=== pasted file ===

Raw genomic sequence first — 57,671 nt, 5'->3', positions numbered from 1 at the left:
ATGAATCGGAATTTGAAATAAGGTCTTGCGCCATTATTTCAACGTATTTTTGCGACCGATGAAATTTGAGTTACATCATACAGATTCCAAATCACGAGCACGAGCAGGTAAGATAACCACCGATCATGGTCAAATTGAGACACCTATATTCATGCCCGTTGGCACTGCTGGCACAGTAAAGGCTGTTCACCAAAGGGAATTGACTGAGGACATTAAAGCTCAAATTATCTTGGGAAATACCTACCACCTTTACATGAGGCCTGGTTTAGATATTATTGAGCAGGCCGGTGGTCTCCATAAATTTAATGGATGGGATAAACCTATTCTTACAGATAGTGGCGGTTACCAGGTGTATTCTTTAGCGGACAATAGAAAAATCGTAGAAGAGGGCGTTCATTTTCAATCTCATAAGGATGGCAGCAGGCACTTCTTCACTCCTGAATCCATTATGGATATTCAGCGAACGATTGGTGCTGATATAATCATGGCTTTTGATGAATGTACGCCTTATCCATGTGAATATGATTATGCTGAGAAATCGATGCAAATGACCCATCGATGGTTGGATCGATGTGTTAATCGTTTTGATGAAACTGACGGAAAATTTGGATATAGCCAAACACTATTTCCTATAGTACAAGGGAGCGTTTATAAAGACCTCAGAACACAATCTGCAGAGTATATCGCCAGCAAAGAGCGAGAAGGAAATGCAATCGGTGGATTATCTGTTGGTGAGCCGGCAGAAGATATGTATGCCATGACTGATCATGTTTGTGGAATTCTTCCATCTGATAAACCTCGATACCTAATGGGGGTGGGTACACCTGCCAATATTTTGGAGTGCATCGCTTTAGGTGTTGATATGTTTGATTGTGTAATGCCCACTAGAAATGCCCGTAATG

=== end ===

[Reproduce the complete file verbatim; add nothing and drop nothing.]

Raw genomic sequence first — 57,671 nt, 5'->3', positions numbered from 1 at the left:
ATGAATCGGAATTTGAAATAAGGTCTTGCGCCATTATTTCAACGTATTTTTGCGACCGATGAAATTTGAGTTACATCATACAGATTCCAAATCACGAGCACGAGCAGGTAAGATAACCACCGATCATGGTCAAATTGAGACACCTATATTCATGCCCGTTGGCACTGCTGGCACAGTAAAGGCTGTTCACCAAAGGGAATTGACTGAGGACATTAAAGCTCAAATTATCTTGGGAAATACCTACCACCTTTACATGAGGCCTGGTTTAGATATTATTGAGCAGGCCGGTGGTCTCCATAAATTTAATGGATGGGATAAACCTATTCTTACAGATAGTGGCGGTTACCAGGTGTATTCTTTAGCGGACAATAGAAAAATCGTAGAAGAGGGCGTTCATTTTCAATCTCATAAGGATGGCAGCAGGCACTTCTTCACTCCTGAATCCATTATGGATATTCAGCGAACGATTGGTGCTGATATAATCATGGCTTTTGATGAATGTACGCCTTATCCATGTGAATATGATTATGCTGAGAAATCGATGCAAATGACCCATCGATGGTTGGATCGATGTGTTAATCGTTTTGATGAAACTGACGGAAAATTTGGATATAGCCAAACACTATTTCCTATAGTACAAGGGAGCGTTTATAAAGACCTCAGAACACAATCTGCAGAGTATATCGCCAGCAAAGAGCGAGAAGGAAATGCAATCGGTGGATTATCTGTTGGTGAGCCGGCAGAAGATATGTATGCCATGACTGATCATGTTTGTGGAATTCTTCCATCTGATAAACCTCGATACCTAATGGGGGTGGGTACACCTGCCAATATTTTGGAGTGCATCGCTTTAGGTGTTGATATGTTTGATTGTGTAATGCCCACTAGAAATGCCCGTAATG